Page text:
Update: Monday August 26, 2013 Verizon has released a software update for the Samsung Galaxy S4 which resolves this problem.
Update: Sunday June 2, 2013 Motorola has responded with the following analysis and explanation of the problem.
The Association Request from the Samsung Galaxy S4 phone has the RRM (Radio Resource Management/802.11k) capability element missing, but the Capabilities Info Bitmap in the Association Request says that the client can do RRM, so there is a mismatch and we deny association in WiNG4.x. In WiNG5.x, the RRM implementation is different and we don’t enforce such a strict check to avoid situations such as these where clients might not be following the 802.11k specification properly. In WiNG 3.x, there is no support for RRM, so there are no such checks enforced.
Thanks to Motorola for providing the quick analysis and explanation. Just to summarize the problem is not present in WiNG 3.x or WiNG 5.x but is definitely present in WiNG 4.x. As for a workaround or fix I’m still waiting to hear if Motorola will issue a patch (software release) or if they will leave it to Samsung and Google to resolve.
Update: Thursday May 30, 2013 It seems that the problem is not evident when the Samsung Galaxy S4 associates with a Motorola WS5100 (v188.8.131.52-010Ri) with AP300s as access ports.
It would seem that the recently released Samsung Galaxy S4 is having difficulty connecting to our public wireless network which is provided by a pair of Motorola RFS 7000 Wireless LAN Switches (v184.108.40.206-001R) with about 24 AP650s (v2.2-1592R). While I’ve personally observed this problem in our office, I’ve also received similar reports from users in our hospitals which are running RFS7000s with either AP300s or AP650s for Access Ports/Points.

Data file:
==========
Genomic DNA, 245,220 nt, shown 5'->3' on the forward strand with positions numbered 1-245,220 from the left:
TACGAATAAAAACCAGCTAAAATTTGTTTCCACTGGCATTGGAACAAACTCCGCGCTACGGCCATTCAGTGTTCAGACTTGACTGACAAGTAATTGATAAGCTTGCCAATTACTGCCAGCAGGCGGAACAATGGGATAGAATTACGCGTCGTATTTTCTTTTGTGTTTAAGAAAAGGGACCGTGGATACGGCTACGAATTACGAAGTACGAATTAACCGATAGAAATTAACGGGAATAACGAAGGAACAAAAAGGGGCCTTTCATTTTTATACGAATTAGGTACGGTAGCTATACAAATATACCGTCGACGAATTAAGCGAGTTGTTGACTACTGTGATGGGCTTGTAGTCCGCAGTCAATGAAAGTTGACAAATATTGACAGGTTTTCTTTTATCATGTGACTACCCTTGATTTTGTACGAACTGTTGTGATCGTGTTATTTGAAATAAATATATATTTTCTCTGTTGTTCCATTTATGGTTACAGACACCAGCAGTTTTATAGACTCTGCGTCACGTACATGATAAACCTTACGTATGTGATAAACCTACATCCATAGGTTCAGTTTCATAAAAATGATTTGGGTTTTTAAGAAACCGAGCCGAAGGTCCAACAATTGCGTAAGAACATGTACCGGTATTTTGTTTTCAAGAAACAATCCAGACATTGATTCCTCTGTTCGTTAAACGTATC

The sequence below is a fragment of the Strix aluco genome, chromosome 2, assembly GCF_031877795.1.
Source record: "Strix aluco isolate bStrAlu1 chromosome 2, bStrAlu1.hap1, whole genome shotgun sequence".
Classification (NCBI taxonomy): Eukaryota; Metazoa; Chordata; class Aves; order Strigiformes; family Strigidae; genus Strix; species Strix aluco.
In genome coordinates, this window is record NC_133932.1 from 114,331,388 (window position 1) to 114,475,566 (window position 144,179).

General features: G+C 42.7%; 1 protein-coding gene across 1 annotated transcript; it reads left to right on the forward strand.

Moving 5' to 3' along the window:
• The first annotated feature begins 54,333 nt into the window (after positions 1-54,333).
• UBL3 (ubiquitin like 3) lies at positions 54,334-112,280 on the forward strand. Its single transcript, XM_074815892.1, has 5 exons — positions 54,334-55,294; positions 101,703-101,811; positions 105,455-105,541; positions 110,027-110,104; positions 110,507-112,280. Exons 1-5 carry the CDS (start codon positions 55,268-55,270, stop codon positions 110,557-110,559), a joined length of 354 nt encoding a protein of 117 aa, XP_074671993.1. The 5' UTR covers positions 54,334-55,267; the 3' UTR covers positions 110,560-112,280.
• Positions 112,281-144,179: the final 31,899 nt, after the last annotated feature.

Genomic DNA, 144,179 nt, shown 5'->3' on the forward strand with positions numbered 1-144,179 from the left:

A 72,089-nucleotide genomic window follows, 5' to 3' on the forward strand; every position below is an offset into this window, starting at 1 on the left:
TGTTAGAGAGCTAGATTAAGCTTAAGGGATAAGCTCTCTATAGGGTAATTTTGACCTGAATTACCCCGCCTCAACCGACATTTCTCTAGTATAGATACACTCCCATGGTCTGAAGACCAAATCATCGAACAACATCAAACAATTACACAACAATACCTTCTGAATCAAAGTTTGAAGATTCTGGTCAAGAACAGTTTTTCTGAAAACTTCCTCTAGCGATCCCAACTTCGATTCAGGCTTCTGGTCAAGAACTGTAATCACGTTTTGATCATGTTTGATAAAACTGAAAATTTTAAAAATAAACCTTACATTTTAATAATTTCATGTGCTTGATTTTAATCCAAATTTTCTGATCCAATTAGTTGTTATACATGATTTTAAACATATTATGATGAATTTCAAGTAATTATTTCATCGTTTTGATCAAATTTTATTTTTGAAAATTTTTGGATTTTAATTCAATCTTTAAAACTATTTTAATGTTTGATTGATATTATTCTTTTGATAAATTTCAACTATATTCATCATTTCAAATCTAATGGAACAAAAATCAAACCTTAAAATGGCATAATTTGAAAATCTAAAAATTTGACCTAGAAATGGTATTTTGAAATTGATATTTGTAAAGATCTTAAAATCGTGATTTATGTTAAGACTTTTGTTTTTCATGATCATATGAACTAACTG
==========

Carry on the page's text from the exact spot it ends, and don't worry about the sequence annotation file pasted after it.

Our public wireless network has no authentication or encryption, however, the Samsung Galaxy S4 will display “Authentication error occurred” when it tries to connect. I performed a quick wired packet trace on the captive portal server and found no frames with the associated MAC address of the Galaxy S4 so I setup WireShark with 3 AirPcap adapters, one for each channel in the 802.11b/g 2.4Ghz range, to perform a wireless packet trace.
I was able to observe the Galaxy S4 making repeating probe requests and association requests but every association attempt appears to fail with an Unspecified error. As a reference I also captured my Motorola Droid 3 connecting to our public network for comparison.
WireShark AirPcap Captures
- First run of Samsung Galaxy S4 – failed to connect
- Second run of Samsung Galaxy S4 – failed to connect
- Working run of Motorola Droid 3 – working
Looking at the wireless packet trace I can see where the Galaxy S4 is failing to associate to the network. In frame 341 we can see “Unspecified failure” in the Association Response from the Access Port. I’m not an expert here but I’m going to guess that there’s something in the Association Request that is causing the wireless infrastructure to choke on the response.
Looking at the last wireless packet trace of the working Motorola Droid 3 we can see that it quickly probes, associates and makes a DHCP request without any problems or issues.
As I’ve mentioned before I’m no expert here but I can see quite a few additional tags in the Association Request from the Samsung Galaxy S4. I’m going to guess that it’s one of these tags that is causing the wireless infrastructure to choke. Looking at the screenshot below you can see all the tags.
I’m hoping some wireless experts can step up here, or perhaps Motorola with an explanation and workaround/fix?